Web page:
When Facebook COO Sheryl Sandberg announced the Ban Bossy campaign last week, I was reminded of the work of kindergarten teacher Vivian Paley.
In 1993, Paley published a book called You Can't Say You Can't Play. The book outlined Paley's observations of the moral dimensions of the classroom from her experience as an educator. She noticed every class had a social order comprised of an "in crowd" and "outcasts." Paley called the children who controlled the social order "the bosses." The bosses had achieved enough social power to decide which kids would be included and excluded.
Over the years, Paley witnessed the pain and humiliation young children caught up in power plays caused in her classroom. As a result, she decided to legislate fairness. She created a new rule that addressed the hurtful behavior. The rule simply stated, "You can't say, you can't play."
Despite many tears and tantrums, Paley succeeded in teaching her students to use their power benevolently and how to cope with those who didn't.
Fast-forward two decades.
Sandberg has now joined forces with the Girls Scouts to encourage leadership amongst girls by outlawing the word "bossy." I thought back to Paley's groundbreaking work with children. The campaign seemed like a blind reversal of Paley's hard-won insights. Was it now suddenly OK to say, "You can't play?"
In a recent interview with the Wall Street Journal, Sandberg delivers a humble brag when she complains about being called "bossy" when she was a little girl. In the same breath, Sandberg admits her younger brother and sister got some laughs at her wedding when they introduced themselves as her first employees.
Wait a second. Isn't treating family members like subordinates the very definition of bossy?
But Sandberg believes today girls are afraid to assert themselves for fear of being labeled bossy and the social stigma that surrounds it. While this may be true, it's a little difficult to take Sandberg's recall on the word seriously. Apparently, the label hasn't held her back.
Jennifer Garner, Condeleeza Rice and Diane Von Fursternberg help form a chorus to Sandberg's new Ban Bossy theme song in the PSA for the campaign. Each woman asks us to eliminate the term from our vocabulary. The video ends with Beyoncé, hands on hips, claiming, "She's not bossy. She's the boss."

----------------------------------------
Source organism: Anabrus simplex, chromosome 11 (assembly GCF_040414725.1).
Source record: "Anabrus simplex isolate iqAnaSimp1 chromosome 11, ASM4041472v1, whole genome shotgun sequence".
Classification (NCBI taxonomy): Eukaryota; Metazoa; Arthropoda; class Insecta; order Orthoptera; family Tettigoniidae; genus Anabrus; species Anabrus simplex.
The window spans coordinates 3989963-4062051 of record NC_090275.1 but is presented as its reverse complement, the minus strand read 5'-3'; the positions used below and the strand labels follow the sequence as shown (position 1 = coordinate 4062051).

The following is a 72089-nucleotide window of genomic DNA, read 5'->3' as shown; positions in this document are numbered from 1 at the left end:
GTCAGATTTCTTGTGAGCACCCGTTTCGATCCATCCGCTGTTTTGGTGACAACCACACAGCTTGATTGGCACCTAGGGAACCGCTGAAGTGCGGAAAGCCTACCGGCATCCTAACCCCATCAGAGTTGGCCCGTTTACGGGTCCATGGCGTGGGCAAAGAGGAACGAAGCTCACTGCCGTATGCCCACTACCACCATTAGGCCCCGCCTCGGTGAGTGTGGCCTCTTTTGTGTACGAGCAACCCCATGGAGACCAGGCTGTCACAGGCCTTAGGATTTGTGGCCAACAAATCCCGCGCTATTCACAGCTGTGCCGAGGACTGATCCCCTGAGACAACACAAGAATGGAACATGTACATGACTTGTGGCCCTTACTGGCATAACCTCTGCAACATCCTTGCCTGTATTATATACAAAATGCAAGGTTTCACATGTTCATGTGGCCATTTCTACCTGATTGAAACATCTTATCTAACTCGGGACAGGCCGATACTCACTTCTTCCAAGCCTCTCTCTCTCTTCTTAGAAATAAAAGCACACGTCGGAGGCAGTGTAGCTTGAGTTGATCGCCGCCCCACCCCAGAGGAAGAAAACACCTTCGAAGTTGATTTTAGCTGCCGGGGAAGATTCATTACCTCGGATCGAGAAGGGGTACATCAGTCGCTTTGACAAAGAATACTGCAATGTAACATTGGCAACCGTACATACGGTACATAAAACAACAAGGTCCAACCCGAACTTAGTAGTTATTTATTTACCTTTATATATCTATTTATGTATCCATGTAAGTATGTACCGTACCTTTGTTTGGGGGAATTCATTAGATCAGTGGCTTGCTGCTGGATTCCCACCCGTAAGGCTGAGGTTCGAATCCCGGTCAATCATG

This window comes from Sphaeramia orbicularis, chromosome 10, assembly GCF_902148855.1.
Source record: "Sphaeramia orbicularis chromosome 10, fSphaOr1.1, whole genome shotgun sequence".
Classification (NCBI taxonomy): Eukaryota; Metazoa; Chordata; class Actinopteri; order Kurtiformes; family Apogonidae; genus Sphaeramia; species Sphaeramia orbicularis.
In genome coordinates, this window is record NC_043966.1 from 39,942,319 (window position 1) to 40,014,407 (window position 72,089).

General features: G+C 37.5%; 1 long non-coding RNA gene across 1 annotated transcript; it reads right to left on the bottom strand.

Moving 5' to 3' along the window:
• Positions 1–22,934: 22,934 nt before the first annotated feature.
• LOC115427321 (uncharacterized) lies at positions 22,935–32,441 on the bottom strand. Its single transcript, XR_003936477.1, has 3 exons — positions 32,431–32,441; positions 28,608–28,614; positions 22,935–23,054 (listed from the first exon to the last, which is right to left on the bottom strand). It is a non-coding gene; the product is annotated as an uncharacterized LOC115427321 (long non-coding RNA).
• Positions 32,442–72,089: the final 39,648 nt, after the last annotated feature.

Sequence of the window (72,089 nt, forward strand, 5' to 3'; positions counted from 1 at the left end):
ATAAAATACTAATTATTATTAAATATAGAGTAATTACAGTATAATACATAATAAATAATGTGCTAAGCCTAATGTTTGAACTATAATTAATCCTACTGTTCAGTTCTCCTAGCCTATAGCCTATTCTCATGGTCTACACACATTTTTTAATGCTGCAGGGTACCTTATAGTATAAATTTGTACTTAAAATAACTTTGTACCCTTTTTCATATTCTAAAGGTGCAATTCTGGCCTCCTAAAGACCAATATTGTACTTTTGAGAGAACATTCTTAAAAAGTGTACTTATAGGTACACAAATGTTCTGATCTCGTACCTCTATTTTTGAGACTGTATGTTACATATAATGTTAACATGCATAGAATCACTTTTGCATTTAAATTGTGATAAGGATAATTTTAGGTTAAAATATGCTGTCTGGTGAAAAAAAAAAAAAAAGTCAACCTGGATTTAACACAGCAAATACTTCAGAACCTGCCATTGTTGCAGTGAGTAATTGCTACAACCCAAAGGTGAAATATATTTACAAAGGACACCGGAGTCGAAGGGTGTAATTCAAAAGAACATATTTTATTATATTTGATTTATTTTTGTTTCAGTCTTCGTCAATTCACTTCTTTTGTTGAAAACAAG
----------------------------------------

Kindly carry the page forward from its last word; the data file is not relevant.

My first reaction to the campaign was disbelief. Wasn't banning a word from the common vernacular a pretty bossy thing to do? I'm all for encouraging more girls to become leaders. But in my mind, the Ban Bossy campaign is focused on the wrong people for the wrong reasons. The slogan is catchy, but confusing. It could easily be misinterpreted by already assertive girls as a license to be mean or controlling.
The campaign seems like a shallow answer to the much deeper question of how we define power, success and leadership along gender lines. We live in a society where confidence and assertiveness are often valued over substance. As the mother of two young girls, I've heard dozens of parents on the playground call their own daughters "bossy" as if it were a badge of honor. And frankly, I'm not all that worried about those so-called bossy girls. My hunch is that they're going to do just fine.
I'm much more concerned about the girls that don't even show up on the radar. The ones that are being corralled around by others on the playground or are sitting alone at the lunch table or those that never even make it to class, much less raise their hand in it.
Would these girls benefit from having more women in positions of leadership? Maybe. It all depends on what kind of leaders we become.
Like Paley, I believe the mark of a true leader involves figuring out ways to give others "a full share of the sun that is rightly theirs." To Paley, the key to equality and empowerment meant teaching "the bosses" to possess enough confidence and self-restraint to allow the best in others to surface and be celebrated. Good leaders inspire excellence through their vision, competence, and compassion for others.
Banning the word bossy, in and of itself, will not create good leadership. But it has succeeded in starting an important conversation about why so few women and girls are stepping up, leaning in, or aiming for the top of the heap.